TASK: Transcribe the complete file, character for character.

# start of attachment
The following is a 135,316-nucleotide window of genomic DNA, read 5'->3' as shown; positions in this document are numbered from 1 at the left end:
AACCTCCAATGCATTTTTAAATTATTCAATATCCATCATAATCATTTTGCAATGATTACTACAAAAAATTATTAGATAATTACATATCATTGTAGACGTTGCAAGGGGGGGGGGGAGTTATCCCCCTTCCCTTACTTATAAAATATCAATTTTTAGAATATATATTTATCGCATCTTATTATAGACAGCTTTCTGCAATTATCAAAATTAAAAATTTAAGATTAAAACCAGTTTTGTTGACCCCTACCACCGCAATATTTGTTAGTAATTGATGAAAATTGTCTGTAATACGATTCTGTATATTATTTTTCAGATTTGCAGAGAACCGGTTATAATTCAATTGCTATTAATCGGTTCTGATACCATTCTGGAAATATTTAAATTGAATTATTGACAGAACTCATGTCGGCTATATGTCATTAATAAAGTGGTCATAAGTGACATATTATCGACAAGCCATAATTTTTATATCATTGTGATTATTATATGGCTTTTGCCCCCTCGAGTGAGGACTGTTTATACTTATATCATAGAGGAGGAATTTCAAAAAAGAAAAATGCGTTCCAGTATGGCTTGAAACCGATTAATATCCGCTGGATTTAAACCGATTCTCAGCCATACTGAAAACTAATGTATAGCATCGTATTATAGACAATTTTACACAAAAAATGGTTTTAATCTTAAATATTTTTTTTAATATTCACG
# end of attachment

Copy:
The following is a 135,316-nucleotide window of genomic DNA, read 5'->3' as shown; positions in this document are numbered from 1 at the left end:
AACCTCCAATGCATTTTTAAATTATTCAATATCCATCATAATCATTTTGCAATGATTACTACAAAAAATTATTAGATAATTACATATCATTGTAGACGTTGCAAGGGGGGGGGGGAGTTATCCCCCTTCCCTTACTTATAAAATATCAATTTTTAGAATATATATTTATCGCATCTTATTATAGACAGCTTTCTGCAATTATCAAAATTAAAAATTTAAGATTAAAACCAGTTTTGTTGACCCCTACCACCGCAATATTTGTTAGTAATTGATGAAAATTGTCTGTAATACGATTCTGTATATTATTTTTCAGATTTGCAGAGAACCGGTTATAATTCAATTGCTATTAATCGGTTCTGATACCATTCTGGAAATATTTAAATTGAATTATTGACAGAACTCATGTCGGCTATATGTCATTAATAAAGTGGTCATAAGTGACATATTATCGACAAGCCATAATTTTTATATCATTGTGATTATTATATGGCTTTTGCCCCCTCGAGTGAGGACTGTTTATACTTATATCATAGAGGAGGAATTTCAAAAAAGAAAAATGCGTTCCAGTATGGCTTGAAACCGATTAATATCCGCTGGATTTAAACCGATTCTCAGCCATACTGAAAACTAATGTATAGCATCGTATTATAGACAATTTTACACAAAAAATGGTTTTAATCTTAAATATTTTTTTTAATATTCACG